The McMaster University professor whose research suggested the Hamilton Anti-Racism Resource Centre (HARRC) should run independently from the city says he was shocked when a council committee decided last week to run the agency itself.
Ameil Joseph, who presented data in October collected from an online survey posted on the city’s website, says the move is likely not going to sit well with a number of people.
“Initially, I was kind of shocked by it,” Joseph told Global News. “Our report was written up where people predominantly voted for an independent Hamilton Anti-Racism Resource Center going forward, so, the establishment of the independent board of directors.”
The HARRC — which was created and jointly-funded through a partnership between the city, McMaster University and the Centre for Civic Inclusion — opened on April 4, 2018, on King Street East after a decade-long wait that involved a feasibility study by the city and numerous delays.
The role of the agency was to create a safe space for those impacted by racism, discrimination or hate crimes, in addition to collecting data for the city.
However, in February, after fielding 75 individual complaints, the three partners opted to pause the centre, saying they believed the current model wasn’t reaching the individuals and groups it was intended to help.
Joseph, who was involved with the centre, said it was only open for nine months before the HARRC lost an administrator who was overwhelmed with the workload.
He suggested to Global News that the workload was too much for a single person to handle and that there needed to be at least four roles at the centre.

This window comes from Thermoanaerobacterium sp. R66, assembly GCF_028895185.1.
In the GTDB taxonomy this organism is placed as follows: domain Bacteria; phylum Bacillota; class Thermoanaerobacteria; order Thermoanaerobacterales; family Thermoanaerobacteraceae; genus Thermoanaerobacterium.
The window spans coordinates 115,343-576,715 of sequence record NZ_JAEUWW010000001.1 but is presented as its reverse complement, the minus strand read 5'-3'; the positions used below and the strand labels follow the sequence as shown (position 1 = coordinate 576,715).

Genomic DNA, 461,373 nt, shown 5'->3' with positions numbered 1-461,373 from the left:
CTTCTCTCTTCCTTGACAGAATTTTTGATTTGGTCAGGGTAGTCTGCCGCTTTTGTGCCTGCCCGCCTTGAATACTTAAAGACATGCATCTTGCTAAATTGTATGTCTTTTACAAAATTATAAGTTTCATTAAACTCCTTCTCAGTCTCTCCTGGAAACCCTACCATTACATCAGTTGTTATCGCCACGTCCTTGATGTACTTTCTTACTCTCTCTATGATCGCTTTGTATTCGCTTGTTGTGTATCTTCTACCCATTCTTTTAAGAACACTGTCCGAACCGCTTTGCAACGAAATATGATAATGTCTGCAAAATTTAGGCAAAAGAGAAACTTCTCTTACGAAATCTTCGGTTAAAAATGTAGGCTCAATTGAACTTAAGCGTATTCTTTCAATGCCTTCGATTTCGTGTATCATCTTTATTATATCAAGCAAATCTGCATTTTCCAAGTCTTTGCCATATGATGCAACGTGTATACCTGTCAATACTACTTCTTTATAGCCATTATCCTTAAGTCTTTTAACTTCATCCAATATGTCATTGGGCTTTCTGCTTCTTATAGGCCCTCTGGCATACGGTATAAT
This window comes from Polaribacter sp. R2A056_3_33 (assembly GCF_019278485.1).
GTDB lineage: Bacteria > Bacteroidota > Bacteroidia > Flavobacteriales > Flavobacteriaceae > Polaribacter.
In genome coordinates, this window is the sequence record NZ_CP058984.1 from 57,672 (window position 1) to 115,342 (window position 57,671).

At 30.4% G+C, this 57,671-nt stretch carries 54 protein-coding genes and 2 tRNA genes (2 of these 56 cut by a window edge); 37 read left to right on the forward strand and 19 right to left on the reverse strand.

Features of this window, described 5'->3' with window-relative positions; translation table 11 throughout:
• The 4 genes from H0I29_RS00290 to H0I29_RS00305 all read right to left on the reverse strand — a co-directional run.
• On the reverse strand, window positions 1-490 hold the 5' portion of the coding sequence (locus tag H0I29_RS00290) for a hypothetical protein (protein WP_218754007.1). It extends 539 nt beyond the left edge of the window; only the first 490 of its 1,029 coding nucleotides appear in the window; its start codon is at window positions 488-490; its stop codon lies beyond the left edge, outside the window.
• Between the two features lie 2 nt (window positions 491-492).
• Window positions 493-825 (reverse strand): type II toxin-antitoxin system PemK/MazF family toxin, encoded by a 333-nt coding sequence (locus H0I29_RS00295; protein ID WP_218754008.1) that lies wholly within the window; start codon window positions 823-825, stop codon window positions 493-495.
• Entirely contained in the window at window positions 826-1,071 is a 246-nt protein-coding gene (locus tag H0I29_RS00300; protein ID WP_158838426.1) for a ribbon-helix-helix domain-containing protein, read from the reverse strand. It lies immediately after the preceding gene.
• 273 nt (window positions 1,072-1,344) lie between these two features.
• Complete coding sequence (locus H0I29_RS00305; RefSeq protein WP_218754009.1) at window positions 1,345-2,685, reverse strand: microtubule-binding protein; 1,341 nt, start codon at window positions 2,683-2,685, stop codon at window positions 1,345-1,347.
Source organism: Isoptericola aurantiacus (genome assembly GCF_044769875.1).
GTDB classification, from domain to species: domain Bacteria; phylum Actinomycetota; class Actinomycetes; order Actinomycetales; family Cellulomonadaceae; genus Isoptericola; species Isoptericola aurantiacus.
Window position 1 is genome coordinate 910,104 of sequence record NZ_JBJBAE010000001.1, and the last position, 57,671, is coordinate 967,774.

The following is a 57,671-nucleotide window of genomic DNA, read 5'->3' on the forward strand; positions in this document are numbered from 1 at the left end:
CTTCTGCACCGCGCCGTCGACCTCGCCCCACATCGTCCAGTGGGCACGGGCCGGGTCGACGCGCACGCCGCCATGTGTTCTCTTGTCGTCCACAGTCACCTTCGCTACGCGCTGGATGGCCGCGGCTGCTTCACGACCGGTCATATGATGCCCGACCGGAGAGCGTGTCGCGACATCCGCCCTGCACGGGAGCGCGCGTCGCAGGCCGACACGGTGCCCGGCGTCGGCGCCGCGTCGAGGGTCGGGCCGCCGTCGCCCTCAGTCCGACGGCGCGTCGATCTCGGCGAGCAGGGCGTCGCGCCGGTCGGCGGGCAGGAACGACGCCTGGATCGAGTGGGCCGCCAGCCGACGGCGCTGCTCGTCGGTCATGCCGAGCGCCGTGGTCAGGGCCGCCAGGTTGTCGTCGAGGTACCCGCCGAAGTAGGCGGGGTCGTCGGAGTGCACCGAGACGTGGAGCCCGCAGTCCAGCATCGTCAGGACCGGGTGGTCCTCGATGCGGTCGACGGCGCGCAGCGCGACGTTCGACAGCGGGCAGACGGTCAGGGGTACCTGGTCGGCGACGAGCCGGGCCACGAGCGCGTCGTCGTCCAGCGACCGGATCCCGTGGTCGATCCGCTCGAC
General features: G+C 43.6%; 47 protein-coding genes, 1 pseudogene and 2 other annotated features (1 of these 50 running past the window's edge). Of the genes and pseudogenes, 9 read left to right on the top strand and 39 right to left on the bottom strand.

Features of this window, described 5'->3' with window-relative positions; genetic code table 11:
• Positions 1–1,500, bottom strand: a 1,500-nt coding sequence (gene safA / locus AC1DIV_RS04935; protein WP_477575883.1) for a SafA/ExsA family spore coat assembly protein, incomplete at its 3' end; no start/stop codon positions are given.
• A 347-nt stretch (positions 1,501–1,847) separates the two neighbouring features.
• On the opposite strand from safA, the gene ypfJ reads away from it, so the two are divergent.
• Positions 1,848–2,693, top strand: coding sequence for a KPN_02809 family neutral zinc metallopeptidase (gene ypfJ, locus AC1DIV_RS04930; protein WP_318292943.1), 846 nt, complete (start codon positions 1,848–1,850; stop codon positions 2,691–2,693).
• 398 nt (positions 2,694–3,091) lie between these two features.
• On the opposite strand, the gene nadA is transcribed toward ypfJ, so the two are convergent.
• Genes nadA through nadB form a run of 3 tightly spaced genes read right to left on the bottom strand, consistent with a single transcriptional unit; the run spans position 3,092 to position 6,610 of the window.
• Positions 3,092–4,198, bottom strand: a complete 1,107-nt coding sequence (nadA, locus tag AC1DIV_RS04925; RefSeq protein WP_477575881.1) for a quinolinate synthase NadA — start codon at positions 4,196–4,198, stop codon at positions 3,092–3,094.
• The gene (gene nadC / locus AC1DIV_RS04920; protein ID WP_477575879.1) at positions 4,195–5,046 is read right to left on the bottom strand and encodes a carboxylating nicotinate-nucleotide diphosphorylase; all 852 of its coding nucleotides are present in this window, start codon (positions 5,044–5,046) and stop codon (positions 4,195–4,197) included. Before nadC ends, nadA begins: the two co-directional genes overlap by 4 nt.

“That includes someone to do the individual counselling and referral and consultation and support, as well as someone to do the community outreach and community engagement, someone to do the analysis and report-writing of the data and someone to oversee the leadership of an independent, not-for-profit organization.”
Year one data from the city survey – conducted between July 3 and Sept. 15, 2019 – showed that two-thirds of the close to 600 respondents suggested the ideal operating model for the HARRC is one that does not include the city.
On Thursday, the city’s audit and finance committee opted to go in an entirely different direction, proposing a city-run anti-racism resource center with an online reporting mechanism for the next six to twelve months.
Joseph suggests that decision, as well as the previous one to pause the centre, did not take into consideration how the centre was working.
“It looks like decisions were made about pausing the center without looking at how well it was working — what was successful and what was not, and what was needed for it to reach more people and to do so across the city.”
Meanwhile, Coun. Brad Clark, the city’s representative for the HARRC, says an “ill-defined” governance structure was a significant factor in the pause.
“There was no board of directors, there were no procedural bylaws. There were no governing documents,” Clark told Global News. “There were, in my opinion, conflicting expectations between all of the parties.”
On Wednesday, Hamilton City Council voted in favour of taking over the HARRC with one amendment from Clark to include a city-hired consultant who will establish an independent community advisory panel made up of individuals from diverse and racialized communities.
Clark said the revised motion clarifies the city’s intention to establish a centre with an independent board of directors.
“The intent was always to have an independent board of directors, it was not to have the city run HARRC,” said Clark.
Joseph says despite the amendment, the plan still doesn’t go far enough. He said the community advisory board should shape the hiring, the intake, and the counselling, and not the city’s consultant.
“If that group wants to hire a consultant to help them establish their terms of reference and the board, then that would be on them to do so. But that wouldn’t be the city hiring the consultant to handle a community advisory group.”